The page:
The scientific solution to the opioid crisis (is not what you think)



Here at ScIQ, we love drugs. Just check out our dozens of pro-drug videos, my favorites are linked in the description (wink). But one group of drugs we’re worried …

21 Comments

  1. How about looking to science for the answer instead of political figures? When we do that, we find that prescriptions are not actually the issue. Illegally manufactured opioids like fentanyl and heroin are responsible for more deaths than prescribed opioids. In fact, the DECLINE in prescriptions has sent opioid deaths skyrocketing. We are causing more deaths by prescribing opioids less. Cutting back on opioids for pain control makes people resort to street drugs—and street drugs are more likely to cause overdose—and more patients with chronic pain are choosing suicide every day.

    Shouldn't we, as a society, decide that saving their lives is more important than punishing them for having chronic pain?

    Sources:
    https://www.nejm.org/doi/full/10.1056/NEJMp1801417
    https://www.washingtonpost.com/graphics/2018/national/amp-stories/fentanyl-the-deadly-drug-haunting-america/
    https://www.washingtonpost.com/news/post-nation/wp/2018/04/10/study-despite-decline-in-prescriptions-opioid-deaths-skyrocketing-due-to-heroin-and-synthetic-drugs/?utm_term=.cb7d29b992f1
    https://jamanetwork.com/journals/jama/article-abstract/2679931

  2. Perhaps ironically, as much as it may suck to be the case, (especially continuous) news coverage and even anti-drug ad viewing puts and keeps drugs such as opioids on peoples' minds, and as the effect of the scientifically-demonstrated "curiosity-arousing function of anti-drug ads," such ads can cause people to become curious about using the drugs in question — which would theoretically be more likely as a function of (negative) coverage — due to the dissonance created by simply bringing up the subject.

    That is, consuming drug-related media has been scientifically demonstrated to highlight the idea of drugs (e.g., opioids) in the minds of people who attend to them (especially inexperienced people, such as youth), which can, in turn highlight a "knowledge gap" ("The psychology of curiosity: A review and reinterpretation"; Lowenstein, 1994) between what exists but about which nothing/not much is known, and that, in turn, can cause people to become curious to experience (specific) drug use, in order to learn that experiential information and bridge that cleavage between what is not known and what can be known. Psychological experiments have shown that, as compared to those in control groups who don't see anti-drug ads, those in experimental groups who do see those ads become statistically significantly more likely to be curious about using drugs — which is not simply ineffective, but counterproductive, in terms of the reason the ads are produced and distributed.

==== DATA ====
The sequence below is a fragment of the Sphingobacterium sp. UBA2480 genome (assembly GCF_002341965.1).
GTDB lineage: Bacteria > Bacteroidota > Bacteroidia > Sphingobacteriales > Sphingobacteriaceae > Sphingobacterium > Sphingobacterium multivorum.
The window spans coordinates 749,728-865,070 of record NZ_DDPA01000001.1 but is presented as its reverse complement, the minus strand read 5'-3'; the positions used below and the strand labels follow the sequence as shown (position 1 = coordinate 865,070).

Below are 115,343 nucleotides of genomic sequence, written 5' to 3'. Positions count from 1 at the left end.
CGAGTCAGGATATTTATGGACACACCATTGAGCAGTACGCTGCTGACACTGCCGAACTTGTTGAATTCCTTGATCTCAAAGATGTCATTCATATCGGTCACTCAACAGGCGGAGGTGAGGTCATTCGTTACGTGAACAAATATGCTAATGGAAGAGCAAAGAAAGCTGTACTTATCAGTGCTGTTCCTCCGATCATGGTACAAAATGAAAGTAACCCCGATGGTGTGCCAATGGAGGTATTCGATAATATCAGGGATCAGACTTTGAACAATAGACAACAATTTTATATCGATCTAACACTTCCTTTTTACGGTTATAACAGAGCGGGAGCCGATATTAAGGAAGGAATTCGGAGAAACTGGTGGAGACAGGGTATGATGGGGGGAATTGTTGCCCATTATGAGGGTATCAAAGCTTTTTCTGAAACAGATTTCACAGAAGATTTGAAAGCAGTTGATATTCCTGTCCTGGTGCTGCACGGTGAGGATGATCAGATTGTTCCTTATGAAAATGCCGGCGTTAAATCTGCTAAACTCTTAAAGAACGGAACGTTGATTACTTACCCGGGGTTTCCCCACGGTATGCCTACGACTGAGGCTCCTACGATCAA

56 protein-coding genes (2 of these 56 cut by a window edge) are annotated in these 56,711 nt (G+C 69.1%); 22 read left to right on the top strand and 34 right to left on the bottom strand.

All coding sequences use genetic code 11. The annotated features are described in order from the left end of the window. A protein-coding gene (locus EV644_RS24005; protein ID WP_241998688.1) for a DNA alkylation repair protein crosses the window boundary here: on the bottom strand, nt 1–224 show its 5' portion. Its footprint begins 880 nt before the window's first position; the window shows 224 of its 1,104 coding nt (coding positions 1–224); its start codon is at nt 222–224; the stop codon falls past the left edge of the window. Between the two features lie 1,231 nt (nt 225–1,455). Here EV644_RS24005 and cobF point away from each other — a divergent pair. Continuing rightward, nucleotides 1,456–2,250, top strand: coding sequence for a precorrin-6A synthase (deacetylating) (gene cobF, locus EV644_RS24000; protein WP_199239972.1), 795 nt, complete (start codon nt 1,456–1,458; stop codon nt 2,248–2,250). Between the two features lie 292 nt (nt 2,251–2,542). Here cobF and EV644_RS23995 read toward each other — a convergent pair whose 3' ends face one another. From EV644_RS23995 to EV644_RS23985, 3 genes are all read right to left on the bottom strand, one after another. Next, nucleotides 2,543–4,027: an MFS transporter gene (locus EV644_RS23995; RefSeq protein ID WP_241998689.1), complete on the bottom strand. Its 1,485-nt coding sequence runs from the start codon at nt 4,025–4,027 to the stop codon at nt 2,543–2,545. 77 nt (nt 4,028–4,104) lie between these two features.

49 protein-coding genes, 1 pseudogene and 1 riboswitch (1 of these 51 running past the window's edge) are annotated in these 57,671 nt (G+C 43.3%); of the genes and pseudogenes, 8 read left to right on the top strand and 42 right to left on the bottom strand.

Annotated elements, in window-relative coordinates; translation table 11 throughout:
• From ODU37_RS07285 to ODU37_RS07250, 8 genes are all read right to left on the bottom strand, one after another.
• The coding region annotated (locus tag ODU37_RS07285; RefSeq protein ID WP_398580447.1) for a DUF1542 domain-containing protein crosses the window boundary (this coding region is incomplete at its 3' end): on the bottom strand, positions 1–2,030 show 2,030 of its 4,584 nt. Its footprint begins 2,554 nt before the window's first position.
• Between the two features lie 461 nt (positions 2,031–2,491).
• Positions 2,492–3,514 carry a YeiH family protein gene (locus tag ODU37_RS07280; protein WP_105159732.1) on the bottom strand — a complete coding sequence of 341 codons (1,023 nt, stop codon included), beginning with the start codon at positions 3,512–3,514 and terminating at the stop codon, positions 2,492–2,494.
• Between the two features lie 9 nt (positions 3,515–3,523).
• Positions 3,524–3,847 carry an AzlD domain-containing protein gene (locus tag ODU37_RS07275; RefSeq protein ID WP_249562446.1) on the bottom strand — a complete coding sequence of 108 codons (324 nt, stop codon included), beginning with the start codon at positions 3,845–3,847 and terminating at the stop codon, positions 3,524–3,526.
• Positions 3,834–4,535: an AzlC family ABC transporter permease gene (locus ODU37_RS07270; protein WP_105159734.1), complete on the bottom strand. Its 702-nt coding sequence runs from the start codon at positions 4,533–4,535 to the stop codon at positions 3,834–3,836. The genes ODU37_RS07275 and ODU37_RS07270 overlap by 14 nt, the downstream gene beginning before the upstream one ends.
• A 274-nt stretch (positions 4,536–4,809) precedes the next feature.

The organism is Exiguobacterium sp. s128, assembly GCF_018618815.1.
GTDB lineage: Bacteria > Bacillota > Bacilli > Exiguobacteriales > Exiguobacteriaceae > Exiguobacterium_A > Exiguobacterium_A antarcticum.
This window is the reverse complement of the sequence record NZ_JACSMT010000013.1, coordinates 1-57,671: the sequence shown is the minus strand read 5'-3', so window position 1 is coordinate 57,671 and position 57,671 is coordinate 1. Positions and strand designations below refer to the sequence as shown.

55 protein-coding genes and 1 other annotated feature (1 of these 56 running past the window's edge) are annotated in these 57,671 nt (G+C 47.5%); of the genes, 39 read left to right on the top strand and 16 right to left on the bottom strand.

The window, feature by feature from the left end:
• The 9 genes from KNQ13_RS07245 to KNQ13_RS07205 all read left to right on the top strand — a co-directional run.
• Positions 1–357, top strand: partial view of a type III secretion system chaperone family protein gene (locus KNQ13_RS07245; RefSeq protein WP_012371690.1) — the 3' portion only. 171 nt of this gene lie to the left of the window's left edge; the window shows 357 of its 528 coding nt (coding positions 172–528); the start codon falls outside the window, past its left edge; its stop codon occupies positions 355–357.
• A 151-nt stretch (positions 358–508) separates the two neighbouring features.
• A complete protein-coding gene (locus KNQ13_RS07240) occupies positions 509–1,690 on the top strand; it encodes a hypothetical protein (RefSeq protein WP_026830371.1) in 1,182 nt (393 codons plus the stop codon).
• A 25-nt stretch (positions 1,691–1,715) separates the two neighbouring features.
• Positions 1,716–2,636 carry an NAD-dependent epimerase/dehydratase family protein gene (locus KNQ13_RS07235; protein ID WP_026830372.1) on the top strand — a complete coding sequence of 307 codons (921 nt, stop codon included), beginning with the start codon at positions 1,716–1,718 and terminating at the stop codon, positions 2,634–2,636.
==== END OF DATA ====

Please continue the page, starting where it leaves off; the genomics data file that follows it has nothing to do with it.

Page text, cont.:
Ironic, eh?

  3. I have severe Chronic Migraines 3 to 4 days a week. Percocet is the only thing that has ever worked. I haven't been able to get them for years, so I have a rather low Quality of Life. We need to ban the strongest opioids from non-terminal patients and people won't go into shock, rely on much less dangerous Percocet and Vicodin in their stead, and actually treat the cause of the pain rather than mask the symptoms. I'd much rather have what's wrong with me fixed than face a daily choice of pain meds or the pain. I can't even get an angiogram without first trying every drug they want to use me as a guinea pig for. And Sleep Studies are not covered any affordable health plan. Out-of-Pocket: $480 per night for 2 nights. Minimum.

  4. I got off opioids. They were making my nerve pain worse. I have to give a shout out to Johns Hopkins for helping me. I feel like myself again. Sadly chronic pain is different or each patient.

  5. You made me giggle despite the macabre subject matter. My favourite line was "why not get to the root of the problem and make it so that less people get less opiods." If less people get less, then we might have an issue with more people getting more. And you can't say I'm being pedantic because I didn't point out that it should have been "fewer".

  6. It's not always a he. Clinton's Surgeon General Jocelyn Elders was great. She advocated legalizing drugs to reduce crime and teaching masturbation in sex ed to reduce STDs and unwanted pregnancy. She was fired after just over a year.

  7. Harm reduction, harm reduction, harm reduction, harm reduction, harm reduction, harm reduction. Harm reduction!

    People are always going to use drugs. That appears to be a fact. Less law enforcement, more harm reduction.

    Here's a link to a TED Talk that I literally just watchee today which is absolutely fantastic and should be spread around as much as possible. Our views on drugs need to change if we want to save lives and keep our communities safe.

    https://youtu.be/cfzkBGgxXGE

  8. To all you people in pain just suck it up because addicts are misusing your meds and we're giving you NONE! The real problem is as we've learned in the war on drugs is that if an adult wants something and wants to misuse it, nothing can keep it out of their hands even if it comes from poppy fields the other side of the planet. Applies to guns too.

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